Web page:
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North Hills students win Best in Nation app award

A screenshot from a video from North Hills Prep School students explaining their award-winning app.
A screenshot from a video from North Hills Prep School students explaining their award-winning app.

Identically attired high school students filled the North Hills Preparatory school’s  newly completed, Rosemary Pearlmeter Student Activity Center gymnasium to celebrate the accomplishments of seven students on team Leave No Trace.

Having created a concept for an app to help people reduce their carbon footprint, the team entered the Verizon Innovative App Challenge. The North Hills team proceeded to win Best in Texas, Best in South Area (11 state region) and finally Best in Nation.

“For this national competition there were more than 1,200 teams across America that involved over 11,000 students who submitted entries,” said David Russell, Verizon’s vice president of external affairs. “There were only eight national winners: four middle schools and four high schools. So North Hills made it to the Final Four in this competition. What makes it especially sweet for those of us who live in Texas, is that of the four middle school winners in the nation, one of those is in Texas also (Resaca Middle School in Los Fresnos). So Texas won 25 percent of the entire competition.”

The team’s teacher sponsor, Samuel Bandstra, said the idea behind the app was to one day help individuals preserve natural resources.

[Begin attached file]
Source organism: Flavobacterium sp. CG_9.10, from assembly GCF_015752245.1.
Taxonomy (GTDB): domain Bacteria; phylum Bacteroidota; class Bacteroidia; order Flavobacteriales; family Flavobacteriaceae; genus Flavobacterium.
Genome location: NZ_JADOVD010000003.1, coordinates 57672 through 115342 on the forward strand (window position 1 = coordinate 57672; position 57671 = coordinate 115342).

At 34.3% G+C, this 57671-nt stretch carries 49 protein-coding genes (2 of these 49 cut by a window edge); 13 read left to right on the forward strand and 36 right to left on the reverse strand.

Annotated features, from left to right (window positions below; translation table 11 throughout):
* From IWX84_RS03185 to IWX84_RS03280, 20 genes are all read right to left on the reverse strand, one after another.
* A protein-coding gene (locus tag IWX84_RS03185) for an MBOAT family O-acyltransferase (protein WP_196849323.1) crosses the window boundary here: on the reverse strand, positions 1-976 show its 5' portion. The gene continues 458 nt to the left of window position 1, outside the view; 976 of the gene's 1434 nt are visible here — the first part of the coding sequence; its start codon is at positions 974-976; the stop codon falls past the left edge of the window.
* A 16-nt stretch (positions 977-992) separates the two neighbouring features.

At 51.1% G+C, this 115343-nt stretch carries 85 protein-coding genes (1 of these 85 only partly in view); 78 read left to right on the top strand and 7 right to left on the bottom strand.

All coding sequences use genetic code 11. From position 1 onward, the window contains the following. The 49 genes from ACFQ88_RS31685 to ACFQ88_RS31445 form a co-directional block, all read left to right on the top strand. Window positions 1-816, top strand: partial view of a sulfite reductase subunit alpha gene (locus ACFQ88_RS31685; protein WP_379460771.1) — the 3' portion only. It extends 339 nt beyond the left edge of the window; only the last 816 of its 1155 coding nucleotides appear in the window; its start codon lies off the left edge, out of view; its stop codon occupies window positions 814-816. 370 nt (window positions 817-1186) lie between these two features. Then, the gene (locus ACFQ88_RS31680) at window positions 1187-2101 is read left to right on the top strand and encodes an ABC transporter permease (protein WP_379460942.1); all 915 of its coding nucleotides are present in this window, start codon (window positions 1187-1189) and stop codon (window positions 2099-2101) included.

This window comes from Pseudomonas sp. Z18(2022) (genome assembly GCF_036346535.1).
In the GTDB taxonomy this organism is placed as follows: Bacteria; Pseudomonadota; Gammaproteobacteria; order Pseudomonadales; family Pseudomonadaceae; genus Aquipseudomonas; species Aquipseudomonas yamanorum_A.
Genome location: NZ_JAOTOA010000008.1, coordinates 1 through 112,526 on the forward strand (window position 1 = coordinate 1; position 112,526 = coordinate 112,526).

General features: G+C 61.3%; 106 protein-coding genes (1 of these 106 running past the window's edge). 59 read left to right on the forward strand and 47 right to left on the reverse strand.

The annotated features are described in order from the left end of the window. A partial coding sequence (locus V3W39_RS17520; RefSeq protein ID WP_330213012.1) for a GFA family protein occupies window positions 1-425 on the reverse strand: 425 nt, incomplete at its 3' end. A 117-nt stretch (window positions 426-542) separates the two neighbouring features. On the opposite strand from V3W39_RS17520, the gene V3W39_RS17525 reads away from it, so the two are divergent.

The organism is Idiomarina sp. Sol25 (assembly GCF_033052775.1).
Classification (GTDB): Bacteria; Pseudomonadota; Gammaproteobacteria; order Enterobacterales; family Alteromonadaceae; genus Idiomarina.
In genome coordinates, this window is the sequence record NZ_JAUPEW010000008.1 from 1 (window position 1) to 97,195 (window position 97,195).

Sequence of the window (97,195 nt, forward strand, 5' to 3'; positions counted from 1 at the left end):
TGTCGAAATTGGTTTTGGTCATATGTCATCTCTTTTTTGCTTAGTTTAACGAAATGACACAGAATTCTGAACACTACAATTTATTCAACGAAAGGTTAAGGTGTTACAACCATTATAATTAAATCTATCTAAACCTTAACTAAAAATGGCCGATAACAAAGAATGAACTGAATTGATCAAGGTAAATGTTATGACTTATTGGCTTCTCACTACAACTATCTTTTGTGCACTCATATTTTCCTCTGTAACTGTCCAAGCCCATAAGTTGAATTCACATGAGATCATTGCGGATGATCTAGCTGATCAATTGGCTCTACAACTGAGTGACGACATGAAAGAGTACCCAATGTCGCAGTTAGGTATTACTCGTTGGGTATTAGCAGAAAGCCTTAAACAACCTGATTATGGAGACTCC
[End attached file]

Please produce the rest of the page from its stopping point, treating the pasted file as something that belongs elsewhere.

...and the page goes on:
“Arguably the most important issue we are facing today is the issue of climate change and of our rapid use of our natural resources,” Bandstra said. “While scientists and politicians battle over policy and timelines, right here at North Hills an intrepid group of scholars has identified a small yet vital step that we can take towards conserving our precious natural resources and saving energy all by using something as ubiquitous yet revolutionary as a cell phone app.

“The purpose of Leave No Trace is simple, allow consumers to see their carbon footprint by inputting their energy usage into an app. Once they see the impact they are having on the environment, they will then be able to change their habits in order to lower their carbon footprint and thus decrease their negative impact on the environment.

“Eventually, we hope to interact directly with energy companies to offer financial incentives and compete with other users to see who can lower their energy usage more.

“Imagine if even 100 people lowered their annual energy usage by just 10 percent. Imagine the impact we can start to have on our planet; that is what we are hoping for,” he said.

“It’s a topic that is very timely, because there is so much emphasis and interest today in sustainability efforts,” Russell said. “I think the app will be appealing to a lot of younger people. If they can develop this app, it’s something a lot of people particularly under 40 would be interested in downloading and being aware of their carbon footprint, so they can be more responsible consumers of energy and electricity.”